Meet The IINOs: Indies Poised To Vote In Big Numbers And Vote GOP

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You’ve heard of the RINOs, right? The so-called Republicans In Name Only who some on the right want to replace with real conservatives? Perhaps you’ve heard of their oh-so-cleverly coined counterpart slur on the left, DINO. Turns out neither is as important to 2010 as some might believe. The real action, according to a new poll, is on the IINOS — extraordinarily motivated independent voters who are, more often than not, driven to vote for the GOP.

The survey of 1,069 independent voters conducted by Pew last month found that “political independents now favor Republican candidates by about as large a margin as they backed Barack Obama in 2008 and congressional Democratic candidates four years ago.” Independents will swing — after all, they put Obama in the White House and Peolsi in the speaker’s chair — but this year’s independent voter is swinging Republican.

Normally, independent voters don’t get too excited about midterm elections. The off-year vote is usually left largely to partisans who battle for the winning margin in a relatively low turnout cycle. That appears not to be the case this year.

Pew finds that in 2010, “independent voters, who typically are not highly engaged by midterm elections, are now more likely than Democrats to say they are giving a lot of thought to this one.” And “the relatively high level of independent engagement this year has come among those who plan to vote Republican.”The numbers are stark.

“Fully 64% of independents who plan to vote for the Republican in their district are giving a lot of thought to the election,” Pew reports. “Compared with just 40% of independents who plan to vote for a Democrat.”

Pew’s Michael Dimock, a co-author of the report, told me that the numbers are pretty much unheard of.

“Independents are at least as engaged as they’ve ever been and, in some cases, more engaged then they’ve ever been,” he said. “The fact that they’re giving a lot of thought to an election that’s still two months away is very strange.”

These excited voters, Dimock said, are ready to pull the lever for the GOP, thanks to frustration over the economy, the size of government and “government effectiveness.” That represents a shift to the right among independent voters.

“It’s not a sea change, but independents on many of these things used to be closer to the Democrats,” he said. “Now they’ve shifted to the center or toward the right.”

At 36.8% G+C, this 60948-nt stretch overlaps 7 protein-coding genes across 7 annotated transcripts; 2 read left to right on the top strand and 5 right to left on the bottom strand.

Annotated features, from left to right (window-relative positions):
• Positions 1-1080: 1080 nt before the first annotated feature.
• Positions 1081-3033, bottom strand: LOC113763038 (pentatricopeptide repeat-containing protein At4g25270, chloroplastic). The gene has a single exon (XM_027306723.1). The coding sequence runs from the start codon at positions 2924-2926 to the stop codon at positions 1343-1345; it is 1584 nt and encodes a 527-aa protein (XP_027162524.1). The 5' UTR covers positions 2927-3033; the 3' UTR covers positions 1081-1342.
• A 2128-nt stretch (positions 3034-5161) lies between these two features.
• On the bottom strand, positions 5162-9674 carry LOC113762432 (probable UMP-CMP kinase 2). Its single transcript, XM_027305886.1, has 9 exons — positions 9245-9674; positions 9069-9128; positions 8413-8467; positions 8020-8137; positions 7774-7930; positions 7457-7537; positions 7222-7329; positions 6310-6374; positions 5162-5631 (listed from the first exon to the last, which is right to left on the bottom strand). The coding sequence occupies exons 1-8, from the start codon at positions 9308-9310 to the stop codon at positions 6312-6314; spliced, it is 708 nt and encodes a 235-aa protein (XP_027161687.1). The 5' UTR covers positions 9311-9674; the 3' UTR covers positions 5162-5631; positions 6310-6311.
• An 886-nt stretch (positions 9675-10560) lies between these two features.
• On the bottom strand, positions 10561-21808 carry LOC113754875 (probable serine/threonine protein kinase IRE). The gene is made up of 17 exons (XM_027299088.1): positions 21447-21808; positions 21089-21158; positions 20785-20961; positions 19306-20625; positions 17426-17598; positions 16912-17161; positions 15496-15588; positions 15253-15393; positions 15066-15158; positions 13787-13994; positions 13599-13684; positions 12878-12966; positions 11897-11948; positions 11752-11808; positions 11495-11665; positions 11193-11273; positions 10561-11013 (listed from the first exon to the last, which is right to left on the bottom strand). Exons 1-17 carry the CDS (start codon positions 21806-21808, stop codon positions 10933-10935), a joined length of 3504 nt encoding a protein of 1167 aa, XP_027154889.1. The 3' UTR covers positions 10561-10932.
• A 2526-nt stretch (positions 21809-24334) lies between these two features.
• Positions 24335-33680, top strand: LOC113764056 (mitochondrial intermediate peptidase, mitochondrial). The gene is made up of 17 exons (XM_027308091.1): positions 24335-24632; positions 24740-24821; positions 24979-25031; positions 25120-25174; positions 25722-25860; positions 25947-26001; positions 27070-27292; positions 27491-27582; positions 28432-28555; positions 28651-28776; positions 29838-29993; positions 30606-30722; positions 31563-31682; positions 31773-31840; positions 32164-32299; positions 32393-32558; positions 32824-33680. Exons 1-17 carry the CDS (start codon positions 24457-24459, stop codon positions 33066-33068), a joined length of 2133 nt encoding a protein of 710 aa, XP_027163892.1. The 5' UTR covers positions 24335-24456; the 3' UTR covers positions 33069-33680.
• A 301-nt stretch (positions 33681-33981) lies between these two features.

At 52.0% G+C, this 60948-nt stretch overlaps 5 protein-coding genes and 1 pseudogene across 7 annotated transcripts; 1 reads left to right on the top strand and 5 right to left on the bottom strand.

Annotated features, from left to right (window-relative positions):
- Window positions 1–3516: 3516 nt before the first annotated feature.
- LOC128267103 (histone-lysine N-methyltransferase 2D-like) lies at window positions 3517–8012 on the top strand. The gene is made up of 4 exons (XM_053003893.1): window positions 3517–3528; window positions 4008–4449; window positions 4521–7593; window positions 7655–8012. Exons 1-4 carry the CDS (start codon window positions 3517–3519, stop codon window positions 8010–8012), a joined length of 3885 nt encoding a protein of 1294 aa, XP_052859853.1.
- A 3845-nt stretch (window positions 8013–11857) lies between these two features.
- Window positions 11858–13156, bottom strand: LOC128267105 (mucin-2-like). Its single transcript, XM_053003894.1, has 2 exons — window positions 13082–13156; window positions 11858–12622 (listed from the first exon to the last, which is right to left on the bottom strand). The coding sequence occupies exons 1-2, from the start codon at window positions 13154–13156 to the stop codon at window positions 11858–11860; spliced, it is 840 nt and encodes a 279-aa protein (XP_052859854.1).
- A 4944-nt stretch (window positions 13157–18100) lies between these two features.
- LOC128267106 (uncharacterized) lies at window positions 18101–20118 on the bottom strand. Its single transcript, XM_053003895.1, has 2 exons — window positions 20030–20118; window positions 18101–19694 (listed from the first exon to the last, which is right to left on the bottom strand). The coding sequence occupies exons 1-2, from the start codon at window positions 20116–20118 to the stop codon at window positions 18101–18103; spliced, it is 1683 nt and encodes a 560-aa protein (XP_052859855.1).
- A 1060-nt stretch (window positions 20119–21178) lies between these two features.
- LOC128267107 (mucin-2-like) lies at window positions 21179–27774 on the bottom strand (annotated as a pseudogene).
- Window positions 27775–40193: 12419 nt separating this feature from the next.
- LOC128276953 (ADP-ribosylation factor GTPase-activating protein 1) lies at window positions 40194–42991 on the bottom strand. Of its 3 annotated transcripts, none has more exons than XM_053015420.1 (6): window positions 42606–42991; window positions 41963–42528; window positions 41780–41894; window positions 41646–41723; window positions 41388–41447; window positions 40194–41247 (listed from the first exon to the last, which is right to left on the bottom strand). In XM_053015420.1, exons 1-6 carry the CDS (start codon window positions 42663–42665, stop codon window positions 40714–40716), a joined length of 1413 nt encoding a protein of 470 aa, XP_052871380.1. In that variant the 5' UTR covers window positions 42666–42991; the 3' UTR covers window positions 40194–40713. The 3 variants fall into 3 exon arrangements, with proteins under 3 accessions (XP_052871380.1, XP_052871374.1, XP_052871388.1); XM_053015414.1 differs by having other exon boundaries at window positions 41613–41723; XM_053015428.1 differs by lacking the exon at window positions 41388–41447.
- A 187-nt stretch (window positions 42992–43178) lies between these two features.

So what’s responsible for the shift? Dimock says independents are over the Democrats and their time in power. “The bigger factor is it’s a referendum on performance,” Dimock said. “Most [independents] voted for Obama and now, two years later, they feel things aren’t any better.”

Dimock said the tea party movement is partially responsible for turning independents into IINOs this year. “You have to give the tea party movement some credit,” he said. Dimock also said the frustrated conservatives who make up the movement have “polarized” the independent vote that might have fractured in years past.

“I always compare it to ’92,” Dimock said. Back then, he said, with the economy in shambles, the most frustrated of the independents turned to Ross Perot, who offered them an outlet for their anger at the traditional parties. This year the tea party has grabbed that mantle, and steered those voters toward the GOP.

But the seeds for the destruction of the Republican Party’s newfound friendship with independent voters may have already been sown. For though the independents are with the GOP when it comes to the fiscal vision of tiny government, no taxes and — somehow — a balanced budget at the same time, independents are not ready to embrace the party’s views on social issues. The GOP has been locked in a kind of death-struggle with its values voting past this year, with some Republican leaders warning against making a big deal of the party’s conservative take on gay rights, abortion and other matters while others have sworn a blood oath to the GOP’s moral past.

Social issues are playing a prominent role in the House GOP leadership’s new “Pledge To America,” a fact that could be a long-term problem for Republicans trying to keep independents close.

“The country is ebbing in a liberal direction on those issues,” Dimock said of the social stuff. “Independents are moving right along with that movement.”

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